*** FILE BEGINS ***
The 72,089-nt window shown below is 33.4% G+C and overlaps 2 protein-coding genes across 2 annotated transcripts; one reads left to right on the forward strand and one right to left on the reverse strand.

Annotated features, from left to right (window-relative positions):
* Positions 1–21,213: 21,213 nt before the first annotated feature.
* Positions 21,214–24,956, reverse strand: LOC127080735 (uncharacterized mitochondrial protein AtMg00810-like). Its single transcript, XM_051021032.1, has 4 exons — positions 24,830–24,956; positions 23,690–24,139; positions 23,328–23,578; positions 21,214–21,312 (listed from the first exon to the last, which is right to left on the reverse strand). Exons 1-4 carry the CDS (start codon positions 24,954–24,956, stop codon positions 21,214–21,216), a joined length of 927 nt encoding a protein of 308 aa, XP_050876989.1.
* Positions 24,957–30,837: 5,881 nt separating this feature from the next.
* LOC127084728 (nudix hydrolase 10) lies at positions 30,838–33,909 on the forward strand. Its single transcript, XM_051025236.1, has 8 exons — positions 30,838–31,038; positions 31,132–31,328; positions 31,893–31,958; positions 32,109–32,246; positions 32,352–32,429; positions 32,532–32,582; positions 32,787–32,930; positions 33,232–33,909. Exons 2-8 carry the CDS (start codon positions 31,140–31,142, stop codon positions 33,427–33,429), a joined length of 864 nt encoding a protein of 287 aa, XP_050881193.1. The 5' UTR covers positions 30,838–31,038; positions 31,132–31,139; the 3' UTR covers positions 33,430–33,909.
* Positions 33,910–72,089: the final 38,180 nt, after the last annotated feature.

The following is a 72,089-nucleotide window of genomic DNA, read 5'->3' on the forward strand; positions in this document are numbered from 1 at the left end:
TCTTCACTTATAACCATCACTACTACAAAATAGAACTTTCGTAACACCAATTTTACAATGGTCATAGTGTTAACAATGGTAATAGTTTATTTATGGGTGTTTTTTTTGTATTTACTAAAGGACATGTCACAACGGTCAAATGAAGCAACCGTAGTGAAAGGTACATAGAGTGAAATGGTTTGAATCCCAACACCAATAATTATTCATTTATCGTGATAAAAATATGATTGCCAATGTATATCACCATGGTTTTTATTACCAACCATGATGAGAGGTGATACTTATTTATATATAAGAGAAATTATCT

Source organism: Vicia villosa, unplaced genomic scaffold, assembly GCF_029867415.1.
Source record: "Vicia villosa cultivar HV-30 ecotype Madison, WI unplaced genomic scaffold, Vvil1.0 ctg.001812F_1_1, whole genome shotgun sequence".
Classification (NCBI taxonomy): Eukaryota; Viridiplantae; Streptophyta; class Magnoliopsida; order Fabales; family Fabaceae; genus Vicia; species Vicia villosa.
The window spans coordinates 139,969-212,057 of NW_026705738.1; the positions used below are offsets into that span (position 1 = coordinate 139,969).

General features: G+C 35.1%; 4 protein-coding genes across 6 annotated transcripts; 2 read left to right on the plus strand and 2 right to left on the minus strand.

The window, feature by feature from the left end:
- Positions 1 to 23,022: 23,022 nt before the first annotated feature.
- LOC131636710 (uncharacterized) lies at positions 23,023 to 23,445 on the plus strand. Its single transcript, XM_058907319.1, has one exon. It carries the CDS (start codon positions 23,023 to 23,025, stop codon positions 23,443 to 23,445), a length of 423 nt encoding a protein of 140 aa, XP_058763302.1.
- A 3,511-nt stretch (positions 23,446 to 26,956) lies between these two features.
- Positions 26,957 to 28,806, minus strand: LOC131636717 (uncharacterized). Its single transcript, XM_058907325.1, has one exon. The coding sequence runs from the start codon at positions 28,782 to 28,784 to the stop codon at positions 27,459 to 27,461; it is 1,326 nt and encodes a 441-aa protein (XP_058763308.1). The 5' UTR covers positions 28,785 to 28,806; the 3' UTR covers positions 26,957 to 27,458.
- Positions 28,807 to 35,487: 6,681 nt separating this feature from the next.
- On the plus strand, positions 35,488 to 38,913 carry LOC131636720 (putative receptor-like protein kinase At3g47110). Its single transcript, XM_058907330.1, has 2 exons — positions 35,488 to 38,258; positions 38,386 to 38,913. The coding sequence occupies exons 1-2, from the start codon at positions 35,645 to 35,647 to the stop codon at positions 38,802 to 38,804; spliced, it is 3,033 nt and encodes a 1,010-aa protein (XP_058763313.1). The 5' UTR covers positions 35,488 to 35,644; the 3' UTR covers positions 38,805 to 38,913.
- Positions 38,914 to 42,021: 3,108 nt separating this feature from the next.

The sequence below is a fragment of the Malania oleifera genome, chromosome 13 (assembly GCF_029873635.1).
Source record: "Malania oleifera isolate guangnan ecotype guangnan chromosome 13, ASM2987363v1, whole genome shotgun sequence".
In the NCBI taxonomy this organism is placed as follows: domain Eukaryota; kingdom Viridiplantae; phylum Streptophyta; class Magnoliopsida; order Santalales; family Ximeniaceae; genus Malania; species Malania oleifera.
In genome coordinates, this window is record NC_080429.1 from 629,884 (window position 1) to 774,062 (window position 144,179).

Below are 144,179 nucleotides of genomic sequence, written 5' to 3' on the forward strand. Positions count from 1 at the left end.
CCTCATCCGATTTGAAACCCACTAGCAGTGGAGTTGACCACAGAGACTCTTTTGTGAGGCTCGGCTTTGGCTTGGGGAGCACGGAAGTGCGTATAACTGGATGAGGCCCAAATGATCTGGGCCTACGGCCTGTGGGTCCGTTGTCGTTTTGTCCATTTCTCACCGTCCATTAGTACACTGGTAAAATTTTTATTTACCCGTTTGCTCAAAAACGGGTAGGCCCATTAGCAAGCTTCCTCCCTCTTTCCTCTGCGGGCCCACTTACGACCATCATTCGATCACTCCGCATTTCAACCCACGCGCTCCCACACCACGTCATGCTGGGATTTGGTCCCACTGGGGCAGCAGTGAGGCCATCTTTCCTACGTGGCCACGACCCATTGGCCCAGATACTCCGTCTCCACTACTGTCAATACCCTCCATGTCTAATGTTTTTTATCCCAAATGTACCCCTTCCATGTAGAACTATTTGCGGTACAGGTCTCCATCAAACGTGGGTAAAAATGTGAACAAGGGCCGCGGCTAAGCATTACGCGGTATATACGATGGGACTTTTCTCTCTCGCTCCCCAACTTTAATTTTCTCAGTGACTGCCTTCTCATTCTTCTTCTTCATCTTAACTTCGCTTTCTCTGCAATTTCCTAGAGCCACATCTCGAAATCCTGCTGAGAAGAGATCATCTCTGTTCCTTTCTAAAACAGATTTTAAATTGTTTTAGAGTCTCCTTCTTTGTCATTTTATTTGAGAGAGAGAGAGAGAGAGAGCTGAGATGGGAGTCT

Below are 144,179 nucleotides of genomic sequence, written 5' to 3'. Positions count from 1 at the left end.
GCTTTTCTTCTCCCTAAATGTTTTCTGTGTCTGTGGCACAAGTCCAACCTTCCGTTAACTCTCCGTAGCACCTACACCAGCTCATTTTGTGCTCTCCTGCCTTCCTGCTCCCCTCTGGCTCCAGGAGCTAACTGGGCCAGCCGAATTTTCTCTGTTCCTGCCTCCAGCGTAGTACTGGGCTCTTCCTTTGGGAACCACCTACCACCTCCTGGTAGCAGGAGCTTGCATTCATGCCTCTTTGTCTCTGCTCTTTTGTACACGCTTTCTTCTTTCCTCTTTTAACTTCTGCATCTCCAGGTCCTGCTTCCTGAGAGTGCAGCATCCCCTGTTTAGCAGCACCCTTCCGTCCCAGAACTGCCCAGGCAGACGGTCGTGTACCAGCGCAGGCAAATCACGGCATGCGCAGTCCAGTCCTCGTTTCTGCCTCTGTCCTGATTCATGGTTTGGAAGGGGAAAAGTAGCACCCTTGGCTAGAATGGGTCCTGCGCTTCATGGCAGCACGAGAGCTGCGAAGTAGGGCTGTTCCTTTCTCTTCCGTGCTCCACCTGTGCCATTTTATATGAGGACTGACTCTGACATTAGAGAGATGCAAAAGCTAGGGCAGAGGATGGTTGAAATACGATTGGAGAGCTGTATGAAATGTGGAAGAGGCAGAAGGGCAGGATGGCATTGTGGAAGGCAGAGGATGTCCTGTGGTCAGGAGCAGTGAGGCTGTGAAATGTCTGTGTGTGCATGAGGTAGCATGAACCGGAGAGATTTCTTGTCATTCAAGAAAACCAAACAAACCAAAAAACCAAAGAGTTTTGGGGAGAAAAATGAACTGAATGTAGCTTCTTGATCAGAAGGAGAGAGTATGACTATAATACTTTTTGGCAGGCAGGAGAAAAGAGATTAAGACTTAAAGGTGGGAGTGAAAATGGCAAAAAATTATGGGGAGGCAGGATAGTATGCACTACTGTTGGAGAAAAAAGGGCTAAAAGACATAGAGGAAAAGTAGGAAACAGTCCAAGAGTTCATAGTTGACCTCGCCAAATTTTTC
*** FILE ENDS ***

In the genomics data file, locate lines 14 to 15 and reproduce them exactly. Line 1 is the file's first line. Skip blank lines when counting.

General features: G+C 35.1%; 4 protein-coding genes across 6 annotated transcripts; 2 read left to right on the plus strand and 2 right to left on the minus strand.

The window, feature by feature from the left end: